science

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Letters to a Young Scientist by E. O. Wilson

Pulitzer Prize-winning (for The Ants and On Human Nature) evolutionary biologist, naturalist and myrmecologist distills sixty years of teaching and research into 21 letters full of autobiographical anecdotes, self-effacing humor and wonder at both the bizarr

Connectome by Sebastian Seung

There is a forest in our heads – soaring trunks and twining branches composing an entire interconnected system. A spark, a pulse, and the branches lit up as the message speeds past in less than a microsecond. This network of nerves, dendrites, axons, and somas make up our connectome. Similar to the genome, this new concept stems from the research of Dr. Sebastian Seung of MIT’s Brain and Cognitive Science Department. He has started an ambitious project to map all the connections between neurons – the nerve cells that are responsible for our every movement and thought.

Ah-choo!: The Uncommon Life of Your Common Cold by Jennifer Ackerman

A delightful, witty investigation into the mysterious world of an ailment that touches every life on the planet on average four times per year. And the multi-billion dollar industry that repeatedly (and wrongly) claims to “cure” it. A gifted science reporter, Ackerman takes us deep into the places where the viruses begin their nefarious onslaught (the nose) and delights in relating the studies that debunk the curative effects of chicken soup, zinc, and various soaps and elixirs. But she also tells us what works. And how to avoid a cold (hint: children are germ factories).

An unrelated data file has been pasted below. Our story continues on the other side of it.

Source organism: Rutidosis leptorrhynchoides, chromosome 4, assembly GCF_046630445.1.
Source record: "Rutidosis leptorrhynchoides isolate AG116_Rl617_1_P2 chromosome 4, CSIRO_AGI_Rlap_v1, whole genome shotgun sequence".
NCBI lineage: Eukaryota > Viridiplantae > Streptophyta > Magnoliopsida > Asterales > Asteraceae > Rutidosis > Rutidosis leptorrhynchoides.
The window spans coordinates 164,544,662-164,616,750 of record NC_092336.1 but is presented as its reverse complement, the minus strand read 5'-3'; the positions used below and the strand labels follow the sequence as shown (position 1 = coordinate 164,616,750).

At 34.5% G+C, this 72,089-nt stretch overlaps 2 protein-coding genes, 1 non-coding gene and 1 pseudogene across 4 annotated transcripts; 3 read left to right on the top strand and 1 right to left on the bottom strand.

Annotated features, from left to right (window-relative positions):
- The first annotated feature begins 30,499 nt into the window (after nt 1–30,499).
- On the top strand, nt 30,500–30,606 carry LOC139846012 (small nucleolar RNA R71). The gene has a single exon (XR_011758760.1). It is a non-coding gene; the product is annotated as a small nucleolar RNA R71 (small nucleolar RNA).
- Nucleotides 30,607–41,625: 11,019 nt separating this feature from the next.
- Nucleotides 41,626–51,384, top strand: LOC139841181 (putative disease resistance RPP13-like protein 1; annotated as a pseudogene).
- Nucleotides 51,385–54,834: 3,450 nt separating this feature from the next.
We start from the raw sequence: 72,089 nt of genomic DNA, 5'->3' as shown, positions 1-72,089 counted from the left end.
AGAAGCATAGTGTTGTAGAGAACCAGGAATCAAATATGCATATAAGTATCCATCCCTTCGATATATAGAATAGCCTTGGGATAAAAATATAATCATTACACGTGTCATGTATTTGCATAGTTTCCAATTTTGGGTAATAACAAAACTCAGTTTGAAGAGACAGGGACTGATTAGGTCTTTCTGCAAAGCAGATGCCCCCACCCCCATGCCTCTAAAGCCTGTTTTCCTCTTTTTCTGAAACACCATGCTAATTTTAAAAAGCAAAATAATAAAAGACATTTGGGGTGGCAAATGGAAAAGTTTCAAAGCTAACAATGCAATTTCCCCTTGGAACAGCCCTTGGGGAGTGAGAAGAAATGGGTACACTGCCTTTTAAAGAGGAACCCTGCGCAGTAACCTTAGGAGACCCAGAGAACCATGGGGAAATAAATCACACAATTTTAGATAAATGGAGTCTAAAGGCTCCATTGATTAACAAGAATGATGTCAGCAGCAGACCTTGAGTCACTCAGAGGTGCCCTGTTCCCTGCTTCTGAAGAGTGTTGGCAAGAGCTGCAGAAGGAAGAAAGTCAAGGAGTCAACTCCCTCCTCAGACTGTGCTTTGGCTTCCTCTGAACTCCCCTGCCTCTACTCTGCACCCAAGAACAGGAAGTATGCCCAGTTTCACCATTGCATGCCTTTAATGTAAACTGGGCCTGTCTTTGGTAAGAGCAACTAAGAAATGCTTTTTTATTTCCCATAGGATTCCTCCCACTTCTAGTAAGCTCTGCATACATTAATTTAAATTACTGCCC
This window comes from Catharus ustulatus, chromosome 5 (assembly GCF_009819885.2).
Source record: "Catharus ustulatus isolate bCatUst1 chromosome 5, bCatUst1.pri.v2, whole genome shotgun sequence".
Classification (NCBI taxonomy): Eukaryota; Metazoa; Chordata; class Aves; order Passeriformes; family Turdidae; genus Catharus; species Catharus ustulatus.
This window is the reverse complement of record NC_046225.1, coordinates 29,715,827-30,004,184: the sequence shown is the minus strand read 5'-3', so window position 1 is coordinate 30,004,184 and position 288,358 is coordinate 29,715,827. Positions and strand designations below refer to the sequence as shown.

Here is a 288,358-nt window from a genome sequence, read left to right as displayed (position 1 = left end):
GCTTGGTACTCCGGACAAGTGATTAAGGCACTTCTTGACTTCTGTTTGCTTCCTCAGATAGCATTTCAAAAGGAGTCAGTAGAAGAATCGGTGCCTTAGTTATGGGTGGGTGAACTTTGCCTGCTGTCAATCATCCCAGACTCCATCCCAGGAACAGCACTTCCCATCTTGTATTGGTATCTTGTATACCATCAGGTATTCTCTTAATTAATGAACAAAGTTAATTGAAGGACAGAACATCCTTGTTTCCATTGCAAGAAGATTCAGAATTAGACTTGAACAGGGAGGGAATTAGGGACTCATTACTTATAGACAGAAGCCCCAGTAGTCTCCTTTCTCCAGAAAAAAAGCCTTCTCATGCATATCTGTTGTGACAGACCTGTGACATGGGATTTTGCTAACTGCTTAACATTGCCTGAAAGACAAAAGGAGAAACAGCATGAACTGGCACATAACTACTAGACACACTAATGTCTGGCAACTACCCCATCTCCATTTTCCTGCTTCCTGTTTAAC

Moby-Duck: The true story of 28,800 bath toys lost at sea... by Donovan Hohn.

The extraordinarily descriptive sub-title doesn’t begin to scratch the surface of this delightful adventure into the heart of the sea and all its mythmaking potential. Here’s the setup. On January 10, 1992 the container ship Ever Laurel, en route from Hong Kong to Tacoma, rolled violently and a shipment of 28,800 bathtub toys fell overboard.

Adventures Among Ants by Mark W. Moffett

Science writing at its best, myrmecologist Moffat shares his passion for a species adept at exploiting the most bizarre niches of the environment. Exquisitely illustrated with the author's color photographs we join a gigantic sortee of marauder ants in India, observe weaver ants spinning silk in order to bind leaves together to make a nest, and watch dumbfounded as a species in Brunei dives into pitcher plants to "fish" for drowned insects.

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